I'm in the UK at the moment, where it's quite amusing to see the amount of attention paid to national institutions for which there is no American equivalent. Obviously, there's the way in which a woman having a baby became front-page news for days on end, generating astonishing quantities of coverage despite the fact that all the facts could be summed up in a single tweet. And then, on the financial side of things, you have the Archbishop of Canterbury, Justin Welby.

Yes, financial. The head of the Church of England gave a long interview to a magazine called Total Politics, and if you get through the first 3,000 words or so, you'll eventually find two paragraphs on the subject of payday lending. The archbishop says he would like to compete with High Street payday lenders, helping to build up a network of "credit unions that are both engaged in their communities and are much more professional".

from The Great Debate:

The short and long of emerging markets

Fickle investors have spurned emerging markets in recent weeks, but this rout has obscured a more alluring vista out on the horizon.

Developing economies now account for 50 percent of global output and 80 percent of economic expansion and are projected to continue growing far faster than developed nations. They are expected to possess an even larger share of global growth, wealth and investment opportunities in years to come. So much so that the labels investors use to classify some of these nations will change as the developing develop and the emerging emerge into more potent economic powers

from Nicholas Wapshott:

The birth of a new prince

Now, after a torrid summer marred by natural tragedies, needless death, and devastating destruction, comes undiluted happy news. Kate, Duchess of Cambridge, has given birth to a prince. So, the first child of a commoner to be welcomed into the British royal family in modern times (Wallis Simpson tried to gatecrash in 1936 and was promptly asked to leave) has delivered an heir to extend the Windsors’ influence into the next generation.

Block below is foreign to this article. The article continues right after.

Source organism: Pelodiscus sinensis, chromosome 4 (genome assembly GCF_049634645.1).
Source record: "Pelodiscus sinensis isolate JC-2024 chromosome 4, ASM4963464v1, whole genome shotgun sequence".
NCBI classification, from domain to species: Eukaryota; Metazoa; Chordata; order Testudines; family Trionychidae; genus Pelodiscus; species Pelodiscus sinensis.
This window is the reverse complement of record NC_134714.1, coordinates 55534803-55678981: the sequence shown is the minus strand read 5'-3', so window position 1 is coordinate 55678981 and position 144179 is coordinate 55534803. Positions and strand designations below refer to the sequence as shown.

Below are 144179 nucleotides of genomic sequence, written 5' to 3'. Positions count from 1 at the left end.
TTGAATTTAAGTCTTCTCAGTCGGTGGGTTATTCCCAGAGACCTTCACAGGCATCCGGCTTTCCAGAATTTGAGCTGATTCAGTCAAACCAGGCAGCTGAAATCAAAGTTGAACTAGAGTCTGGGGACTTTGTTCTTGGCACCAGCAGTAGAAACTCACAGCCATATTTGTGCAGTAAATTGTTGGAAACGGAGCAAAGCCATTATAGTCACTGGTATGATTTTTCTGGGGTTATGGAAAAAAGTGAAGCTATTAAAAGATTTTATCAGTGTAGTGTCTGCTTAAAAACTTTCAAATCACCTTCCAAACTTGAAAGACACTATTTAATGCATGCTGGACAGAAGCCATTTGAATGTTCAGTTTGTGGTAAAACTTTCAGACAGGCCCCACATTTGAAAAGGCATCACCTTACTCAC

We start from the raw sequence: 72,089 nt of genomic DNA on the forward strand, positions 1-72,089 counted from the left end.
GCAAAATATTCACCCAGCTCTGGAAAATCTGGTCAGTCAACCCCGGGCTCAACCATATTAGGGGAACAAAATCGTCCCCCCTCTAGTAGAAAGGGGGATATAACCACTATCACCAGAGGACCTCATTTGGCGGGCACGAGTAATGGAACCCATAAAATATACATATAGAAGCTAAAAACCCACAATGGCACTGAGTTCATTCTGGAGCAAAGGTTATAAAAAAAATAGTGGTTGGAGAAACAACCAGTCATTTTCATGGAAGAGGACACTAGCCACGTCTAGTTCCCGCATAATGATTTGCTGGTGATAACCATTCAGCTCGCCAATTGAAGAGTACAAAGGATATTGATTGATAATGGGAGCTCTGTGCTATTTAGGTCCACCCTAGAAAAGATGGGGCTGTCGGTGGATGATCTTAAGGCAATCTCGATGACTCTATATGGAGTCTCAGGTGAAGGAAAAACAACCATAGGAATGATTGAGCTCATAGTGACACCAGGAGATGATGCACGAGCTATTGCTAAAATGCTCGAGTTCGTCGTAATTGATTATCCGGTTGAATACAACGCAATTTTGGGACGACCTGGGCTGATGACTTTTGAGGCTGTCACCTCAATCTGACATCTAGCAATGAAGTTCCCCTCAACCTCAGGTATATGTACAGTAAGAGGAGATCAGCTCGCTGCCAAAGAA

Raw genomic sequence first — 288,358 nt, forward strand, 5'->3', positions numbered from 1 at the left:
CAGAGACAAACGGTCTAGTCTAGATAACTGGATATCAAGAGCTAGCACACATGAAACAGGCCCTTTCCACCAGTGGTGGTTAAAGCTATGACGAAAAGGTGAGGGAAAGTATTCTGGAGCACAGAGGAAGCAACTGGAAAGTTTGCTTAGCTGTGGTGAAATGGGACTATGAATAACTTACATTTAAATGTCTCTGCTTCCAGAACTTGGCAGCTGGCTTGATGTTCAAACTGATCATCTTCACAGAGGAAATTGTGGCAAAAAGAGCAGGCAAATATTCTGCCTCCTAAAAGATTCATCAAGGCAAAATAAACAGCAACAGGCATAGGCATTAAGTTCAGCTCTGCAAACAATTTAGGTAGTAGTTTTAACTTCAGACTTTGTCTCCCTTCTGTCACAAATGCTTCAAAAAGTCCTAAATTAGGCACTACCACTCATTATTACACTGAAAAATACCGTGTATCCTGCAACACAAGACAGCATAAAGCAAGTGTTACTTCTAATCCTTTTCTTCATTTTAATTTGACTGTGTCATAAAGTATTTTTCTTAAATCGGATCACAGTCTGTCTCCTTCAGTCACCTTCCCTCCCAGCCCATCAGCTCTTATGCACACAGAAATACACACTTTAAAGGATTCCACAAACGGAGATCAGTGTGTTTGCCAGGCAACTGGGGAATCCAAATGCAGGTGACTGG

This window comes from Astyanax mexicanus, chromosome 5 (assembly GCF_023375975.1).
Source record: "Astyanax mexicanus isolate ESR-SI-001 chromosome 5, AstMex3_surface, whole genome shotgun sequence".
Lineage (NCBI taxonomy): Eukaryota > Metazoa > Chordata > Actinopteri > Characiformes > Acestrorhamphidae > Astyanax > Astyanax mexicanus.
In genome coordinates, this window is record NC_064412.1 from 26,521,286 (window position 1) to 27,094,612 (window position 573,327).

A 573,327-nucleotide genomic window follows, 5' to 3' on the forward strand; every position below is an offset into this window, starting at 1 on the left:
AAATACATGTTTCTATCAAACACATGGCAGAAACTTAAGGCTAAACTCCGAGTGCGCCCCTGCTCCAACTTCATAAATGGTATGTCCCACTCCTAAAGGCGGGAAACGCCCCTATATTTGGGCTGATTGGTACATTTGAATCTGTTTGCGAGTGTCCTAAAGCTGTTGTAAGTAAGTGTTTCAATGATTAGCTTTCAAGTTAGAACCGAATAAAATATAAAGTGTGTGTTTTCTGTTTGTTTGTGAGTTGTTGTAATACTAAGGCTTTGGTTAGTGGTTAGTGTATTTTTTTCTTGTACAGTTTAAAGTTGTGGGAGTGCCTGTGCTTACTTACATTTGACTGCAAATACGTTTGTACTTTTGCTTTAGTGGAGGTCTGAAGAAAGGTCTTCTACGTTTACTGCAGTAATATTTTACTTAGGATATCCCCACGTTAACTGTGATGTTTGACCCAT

The birth has set off genuine rejoicing around the world as a harmless piece of fun that only a humbug could find offensive. And the impeccably authentic upstairs/downstairs soap opera that makes “Downtown Downton Abbey” look like “The Days of Our Lives” has provided another romantic twist in an endlessly colorful plotline that began nearly two thousand years ago with the Kings of the Angles.

from The Great Debate:

Europe’s leaders should boycott Putin’s Olympic ceremony

In February 2014 the Russian elite will gather in the gleaming super stadiums of Sochi -- governors and oligarchs, police chiefs and “political technologists” -- to thunderously applaud as Vladimir Putin opens his Winter Olympics.

He has been dreaming of this for years.

But this is not a ceremony European leaders should attend.

In Sochi the Russian elite wants to dumbfound the EU -- not only with synchronized ice skating and Kremlin-coordinated firework displays -- but with a ceremony underscoring the absolute power of their leader.

from John Lloyd:

In Britain, a summer of quiet revolution

The British Isles are sentries in a turning world. The monarchy, pageantry, the mediaeval House of Lords, titles, accents, the established Church of England with the Queen at its head -- they all give the adroit illusion of continuity and the primacy of tradition over change.

But this summer there are diverse changes modernizing the Isles. These revolutions, small and large, will not be reversed, and will contribute significantly to a redefinition of what it is to be British (and Irish). The illusions of tradition will remain, as diligently served as ever. The core is hollowing out.

from The Great Debate:

Derivative rules: Global problem needs global solution

The 2008 financial crisis demonstrated how interconnected the global financial system is. What began as a real estate bubble fueled by subprime mortgages in many states ballooned into a global financial panic of unprecedented magnitude. Bundles of poorly underwritten mortgages generated toxic derivatives bet on in a global market. When the dust settled, there was broad agreement that not only did we need a new financial regulatory regime, it had to be globally coordinated.

The United States, the European Union, Britain, Japan and other nations should come up with a regulatory regime that works across all borders. This does not have to be the exact same set of rules and regulations, but rather compatible systems, based on a common set of definitions and structures.